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Thread: evolutionary advantage of uracil?

  1. #1 evolutionary advantage of uracil? 
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    Is there an evolutionary purpose/advantage of having uracil in RNA
    rather than thymine (as seen in DNA)?

    Why does only thymine get replaced in RNA?


    -cheers


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  3. #2  
    Forum Cosmic Wizard i_feel_tiredsleepy's Avatar
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    It can form wobbly bonds, which allows for more tRNAs, I guess this can improve fitness, not really sure hoq. Thymine is more stable and adds to the stability of DNA.


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  4. #3  
    Forum Professor Zwirko's Avatar
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    An examination of the structure of thymine shows that you could also call it 5-methyluracil - it's just a methylated uracil. So cells go to the trouble of methylating uracil before incorporating it in to DNA.

    There are two reasons:

    1) Uracil is able to form weak base pairs with the other bases of DNA, while 5-methyluracil (thymine) only forms base pairs with adenine.

    2) Cytosine can, at a low rate, spontaneously lose an amino group and form a uracil, thus creating a C > U base-conversion mutation. If uracil was the base of choice within DNA, the cell would be unable to tell whether a uracil present in DNA was supposed to be there or if it was the result of a C > U conversion. When the DNA replicates this C > U change results in a G > A mutation. The cell actively removes uracil from DNA through the action of the Uracil-DNA glycosylase enzyme. (Note that C > U conversions in RNA don't really matter, due to their high copy number).


    So for evolution to work, DNA needs to be stable and faithfully replicated to a high degree of accuracy. Uracil in DNA is no good for life as we know it,
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  5. #4  
    Forum Cosmic Wizard i_feel_tiredsleepy's Avatar
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    Well that was a substantially better answer than my own
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  6. #5  
    Forum Professor Zwirko's Avatar
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    Thanks But I should add a disclaimer:

    I may not have actually answered the question directly when I think about it some more. It seems I answered why uracil is not found in DNA, rather than what is the evolutionary advantage of it being in RNA.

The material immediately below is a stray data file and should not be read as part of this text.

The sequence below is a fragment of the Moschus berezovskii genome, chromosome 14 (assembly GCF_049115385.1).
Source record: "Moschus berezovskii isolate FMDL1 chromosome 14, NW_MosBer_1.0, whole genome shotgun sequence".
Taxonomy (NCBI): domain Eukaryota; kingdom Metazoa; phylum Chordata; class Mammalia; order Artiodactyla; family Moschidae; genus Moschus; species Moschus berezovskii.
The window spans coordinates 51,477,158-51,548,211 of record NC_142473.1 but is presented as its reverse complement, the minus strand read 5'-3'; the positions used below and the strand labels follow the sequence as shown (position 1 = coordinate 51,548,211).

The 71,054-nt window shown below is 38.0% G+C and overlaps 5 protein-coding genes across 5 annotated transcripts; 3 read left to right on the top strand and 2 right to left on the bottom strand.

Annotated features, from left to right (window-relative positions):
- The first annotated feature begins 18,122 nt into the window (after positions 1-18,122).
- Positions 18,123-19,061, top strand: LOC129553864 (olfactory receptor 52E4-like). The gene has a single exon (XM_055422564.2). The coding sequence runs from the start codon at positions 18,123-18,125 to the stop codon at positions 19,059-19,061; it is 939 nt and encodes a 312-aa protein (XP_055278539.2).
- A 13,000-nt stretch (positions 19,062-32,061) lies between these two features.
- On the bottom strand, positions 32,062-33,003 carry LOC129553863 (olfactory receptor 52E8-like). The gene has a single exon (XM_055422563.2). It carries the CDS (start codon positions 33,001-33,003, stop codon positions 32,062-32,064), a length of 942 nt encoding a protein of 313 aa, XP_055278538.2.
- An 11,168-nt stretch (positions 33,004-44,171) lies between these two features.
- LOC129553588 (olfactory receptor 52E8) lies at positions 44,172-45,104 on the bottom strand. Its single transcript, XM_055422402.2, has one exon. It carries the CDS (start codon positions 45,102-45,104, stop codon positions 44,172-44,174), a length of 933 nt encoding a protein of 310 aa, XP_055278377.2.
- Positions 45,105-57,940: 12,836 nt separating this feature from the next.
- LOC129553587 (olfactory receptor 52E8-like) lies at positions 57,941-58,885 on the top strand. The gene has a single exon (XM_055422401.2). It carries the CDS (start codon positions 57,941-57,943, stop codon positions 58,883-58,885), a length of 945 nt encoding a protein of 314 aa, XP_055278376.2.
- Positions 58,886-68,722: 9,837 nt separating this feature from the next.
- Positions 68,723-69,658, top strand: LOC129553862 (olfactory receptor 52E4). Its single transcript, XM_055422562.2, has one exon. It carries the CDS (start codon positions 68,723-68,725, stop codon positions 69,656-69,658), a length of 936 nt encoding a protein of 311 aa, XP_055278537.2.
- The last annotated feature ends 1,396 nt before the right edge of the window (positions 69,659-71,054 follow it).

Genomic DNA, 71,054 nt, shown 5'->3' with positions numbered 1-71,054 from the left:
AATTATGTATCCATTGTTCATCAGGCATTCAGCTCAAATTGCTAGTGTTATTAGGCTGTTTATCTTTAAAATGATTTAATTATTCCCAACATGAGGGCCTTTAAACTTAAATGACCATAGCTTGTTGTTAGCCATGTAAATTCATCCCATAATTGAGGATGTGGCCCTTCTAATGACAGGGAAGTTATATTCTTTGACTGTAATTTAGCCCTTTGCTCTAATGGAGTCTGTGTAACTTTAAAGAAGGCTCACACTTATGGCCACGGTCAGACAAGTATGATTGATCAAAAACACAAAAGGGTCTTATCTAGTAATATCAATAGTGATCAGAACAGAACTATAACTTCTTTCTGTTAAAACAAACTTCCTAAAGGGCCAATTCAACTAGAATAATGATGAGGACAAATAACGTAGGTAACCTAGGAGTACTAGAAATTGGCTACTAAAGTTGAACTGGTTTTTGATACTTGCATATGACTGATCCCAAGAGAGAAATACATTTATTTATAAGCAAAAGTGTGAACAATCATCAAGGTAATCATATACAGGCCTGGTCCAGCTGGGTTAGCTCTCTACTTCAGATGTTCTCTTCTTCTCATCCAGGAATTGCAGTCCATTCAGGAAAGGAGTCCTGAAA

I'm not too sure why uracil has been kept in RNA, except to point out that uracil works fine, so why fix it when it ain't broke? Perhaps the transcription/translation machinery already evolved to use uracil? To be honest I don't know. I guess I'll put that in my "to do folder", unless someone unless can enlighten me?
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  7. #6  
    Forum Cosmic Wizard i_feel_tiredsleepy's Avatar
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    This feels like one of those things that is going to bother me for days until I find a suitable answer.

    I'm also interested in evolutionary benefits of inosine and pseudouridine in tRNA.

    I'm thinking this all has to do with some sort of fitness benefit of wobble base pairing and allowing the cell to function with fewer tRNA.
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  8. #7  
    Forum Professor Zwirko's Avatar
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    Fact of the day: a typical sized human might experience 10 quadrillion+ spontaneous cytosine > uracil deaminations per day.
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  9. #8  
    Forum Freshman dickies994's Avatar
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    It is hard to say what would be an advantage to using uracil just looking at the two compounds quick uracil has a lower molar mass than thymine so possibly it is easier to use uracil when creating RNA. Or using uracil works just fine and there has been no evolutionary reason to change the use of it phylogenetic inertia?
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  10. #9  
    Forum Cosmic Wizard spuriousmonkey's Avatar
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    Evolution doesn't care about the best solution.

    Just the one that does the job and lies within the realm of historic possibilities
    "Kill them all and let God sort them out."

    - Arnaud Amalric

    http://spuriousforums.com/index.php
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  11. #10  
    Forum Professor Zwirko's Avatar
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    I was doing a little background reading and discovered that the small RNAs found in the nucleolus (snRNA and snoRNA) are sometimes referred to collectively as U-RNA - because they are rich in uracil. There's also a whole bunch of non-standard base-pairing going on in RNA; I don't know what role uracil plays in this though. RNAs also have all sorts of weird and wonderful cellular functions besides their role as messengers between DNA and protein. These facts and the logic of the RNA before DNA hypothesis would suggest that the original question is wrong, or at least approaching the puzzle from the wrong angle. Thus, the question should really be why is uracil not in DNA (which, hopefully has been answered).
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